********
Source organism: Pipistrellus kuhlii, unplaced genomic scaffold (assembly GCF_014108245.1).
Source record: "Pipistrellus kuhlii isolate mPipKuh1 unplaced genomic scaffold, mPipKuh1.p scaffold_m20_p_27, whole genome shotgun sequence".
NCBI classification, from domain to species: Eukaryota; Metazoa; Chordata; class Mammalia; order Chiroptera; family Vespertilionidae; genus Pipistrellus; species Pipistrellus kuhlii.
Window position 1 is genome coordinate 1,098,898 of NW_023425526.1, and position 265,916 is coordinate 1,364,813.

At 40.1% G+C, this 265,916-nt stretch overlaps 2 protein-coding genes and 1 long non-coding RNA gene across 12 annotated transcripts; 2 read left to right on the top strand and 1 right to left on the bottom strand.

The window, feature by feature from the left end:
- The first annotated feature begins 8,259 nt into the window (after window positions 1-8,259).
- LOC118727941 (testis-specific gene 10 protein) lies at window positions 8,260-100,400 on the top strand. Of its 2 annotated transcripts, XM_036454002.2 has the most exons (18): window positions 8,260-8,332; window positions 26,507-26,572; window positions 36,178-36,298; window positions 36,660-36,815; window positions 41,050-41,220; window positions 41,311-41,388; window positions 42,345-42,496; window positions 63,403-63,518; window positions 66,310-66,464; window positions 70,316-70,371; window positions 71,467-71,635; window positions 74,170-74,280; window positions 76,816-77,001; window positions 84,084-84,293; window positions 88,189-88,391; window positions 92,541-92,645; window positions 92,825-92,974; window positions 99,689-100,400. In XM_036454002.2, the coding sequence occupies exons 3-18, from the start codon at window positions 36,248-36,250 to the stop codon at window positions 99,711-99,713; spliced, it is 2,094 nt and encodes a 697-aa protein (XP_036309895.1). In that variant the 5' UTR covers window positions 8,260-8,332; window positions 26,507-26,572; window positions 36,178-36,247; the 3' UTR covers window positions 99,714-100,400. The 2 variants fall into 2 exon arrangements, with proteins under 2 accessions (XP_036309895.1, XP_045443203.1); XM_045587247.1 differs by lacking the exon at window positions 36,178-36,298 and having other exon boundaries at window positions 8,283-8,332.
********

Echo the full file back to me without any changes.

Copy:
Source organism: Pipistrellus kuhlii, unplaced genomic scaffold (assembly GCF_014108245.1).
Source record: "Pipistrellus kuhlii isolate mPipKuh1 unplaced genomic scaffold, mPipKuh1.p scaffold_m20_p_27, whole genome shotgun sequence".
NCBI classification, from domain to species: Eukaryota; Metazoa; Chordata; class Mammalia; order Chiroptera; family Vespertilionidae; genus Pipistrellus; species Pipistrellus kuhlii.
Window position 1 is genome coordinate 1,098,898 of NW_023425526.1, and position 265,916 is coordinate 1,364,813.

At 40.1% G+C, this 265,916-nt stretch overlaps 2 protein-coding genes and 1 long non-coding RNA gene across 12 annotated transcripts; 2 read left to right on the top strand and 1 right to left on the bottom strand.

The window, feature by feature from the left end:
- The first annotated feature begins 8,259 nt into the window (after window positions 1-8,259).
- LOC118727941 (testis-specific gene 10 protein) lies at window positions 8,260-100,400 on the top strand. Of its 2 annotated transcripts, XM_036454002.2 has the most exons (18): window positions 8,260-8,332; window positions 26,507-26,572; window positions 36,178-36,298; window positions 36,660-36,815; window positions 41,050-41,220; window positions 41,311-41,388; window positions 42,345-42,496; window positions 63,403-63,518; window positions 66,310-66,464; window positions 70,316-70,371; window positions 71,467-71,635; window positions 74,170-74,280; window positions 76,816-77,001; window positions 84,084-84,293; window positions 88,189-88,391; window positions 92,541-92,645; window positions 92,825-92,974; window positions 99,689-100,400. In XM_036454002.2, the coding sequence occupies exons 3-18, from the start codon at window positions 36,248-36,250 to the stop codon at window positions 99,711-99,713; spliced, it is 2,094 nt and encodes a 697-aa protein (XP_036309895.1). In that variant the 5' UTR covers window positions 8,260-8,332; window positions 26,507-26,572; window positions 36,178-36,247; the 3' UTR covers window positions 99,714-100,400. The 2 variants fall into 2 exon arrangements, with proteins under 2 accessions (XP_036309895.1, XP_045443203.1); XM_045587247.1 differs by lacking the exon at window positions 36,178-36,298 and having other exon boundaries at window positions 8,283-8,332.